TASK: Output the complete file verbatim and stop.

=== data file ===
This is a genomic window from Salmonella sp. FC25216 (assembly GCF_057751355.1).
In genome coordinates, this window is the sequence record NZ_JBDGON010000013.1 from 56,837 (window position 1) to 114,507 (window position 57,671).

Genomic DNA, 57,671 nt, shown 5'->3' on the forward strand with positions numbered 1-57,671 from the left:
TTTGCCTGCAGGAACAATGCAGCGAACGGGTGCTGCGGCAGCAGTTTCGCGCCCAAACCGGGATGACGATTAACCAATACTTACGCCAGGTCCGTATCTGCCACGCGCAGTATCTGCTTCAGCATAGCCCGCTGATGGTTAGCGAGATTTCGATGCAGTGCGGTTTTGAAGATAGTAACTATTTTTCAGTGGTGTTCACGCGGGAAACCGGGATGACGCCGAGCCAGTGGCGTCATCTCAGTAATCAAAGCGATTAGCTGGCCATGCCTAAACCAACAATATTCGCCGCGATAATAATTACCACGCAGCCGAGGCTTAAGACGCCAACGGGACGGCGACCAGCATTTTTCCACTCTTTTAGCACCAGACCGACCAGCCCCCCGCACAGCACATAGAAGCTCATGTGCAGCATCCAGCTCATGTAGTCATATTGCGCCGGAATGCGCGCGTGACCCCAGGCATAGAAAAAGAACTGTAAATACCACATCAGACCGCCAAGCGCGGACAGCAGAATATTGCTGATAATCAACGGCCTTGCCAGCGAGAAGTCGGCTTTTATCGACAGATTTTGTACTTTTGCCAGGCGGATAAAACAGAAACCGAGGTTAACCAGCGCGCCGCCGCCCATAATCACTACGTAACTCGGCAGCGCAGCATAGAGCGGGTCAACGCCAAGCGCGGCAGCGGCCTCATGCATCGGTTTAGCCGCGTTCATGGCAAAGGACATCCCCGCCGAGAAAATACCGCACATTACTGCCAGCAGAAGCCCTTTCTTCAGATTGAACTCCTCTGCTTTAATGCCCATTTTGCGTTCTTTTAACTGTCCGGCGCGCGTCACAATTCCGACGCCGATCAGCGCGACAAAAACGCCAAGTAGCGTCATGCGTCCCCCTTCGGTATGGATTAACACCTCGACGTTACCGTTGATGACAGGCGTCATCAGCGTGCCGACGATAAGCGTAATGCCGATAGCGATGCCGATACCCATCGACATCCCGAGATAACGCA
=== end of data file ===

This is a genomic window from Salmonella sp. FC25216 (assembly GCF_057751355.1).
In genome coordinates, this window is the sequence record NZ_JBDGON010000013.1 from 56,837 (window position 1) to 114,507 (window position 57,671).

Genomic DNA, 57,671 nt, shown 5'->3' on the forward strand with positions numbered 1-57,671 from the left:
TTTGCCTGCAGGAACAATGCAGCGAACGGGTGCTGCGGCAGCAGTTTCGCGCCCAAACCGGGATGACGATTAACCAATACTTACGCCAGGTCCGTATCTGCCACGCGCAGTATCTGCTTCAGCATAGCCCGCTGATGGTTAGCGAGATTTCGATGCAGTGCGGTTTTGAAGATAGTAACTATTTTTCAGTGGTGTTCACGCGGGAAACCGGGATGACGCCGAGCCAGTGGCGTCATCTCAGTAATCAAAGCGATTAGCTGGCCATGCCTAAACCAACAATATTCGCCGCGATAATAATTACCACGCAGCCGAGGCTTAAGACGCCAACGGGACGGCGACCAGCATTTTTCCACTCTTTTAGCACCAGACCGACCAGCCCCCCGCACAGCACATAGAAGCTCATGTGCAGCATCCAGCTCATGTAGTCATATTGCGCCGGAATGCGCGCGTGACCCCAGGCATAGAAAAAGAACTGTAAATACCACATCAGACCGCCAAGCGCGGACAGCAGAATATTGCTGATAATCAACGGCCTTGCCAGCGAGAAGTCGGCTTTTATCGACAGATTTTGTACTTTTGCCAGGCGGATAAAACAGAAACCGAGGTTAACCAGCGCGCCGCCGCCCATAATCACTACGTAACTCGGCAGCGCAGCATAGAGCGGGTCAACGCCAAGCGCGGCAGCGGCCTCATGCATCGGTTTAGCCGCGTTCATGGCAAAGGACATCCCCGCCGAGAAAATACCGCACATTACTGCCAGCAGAAGCCCTTTCTTCAGATTGAACTCCTCTGCTTTAATGCCCATTTTGCGTTCTTTTAACTGTCCGGCGCGCGTCACAATTCCGACGCCGATCAGCGCGACAAAAACGCCAAGTAGCGTCATGCGTCCCCCTTCGGTATGGATTAACACCTCGACGTTACCGTTGATGACAGGCGTCATCAGCGTGCCGACGATAAGCGTAATGCCGATAGCGATGCCGATACCCATCGACATCCCGAGATAACGCA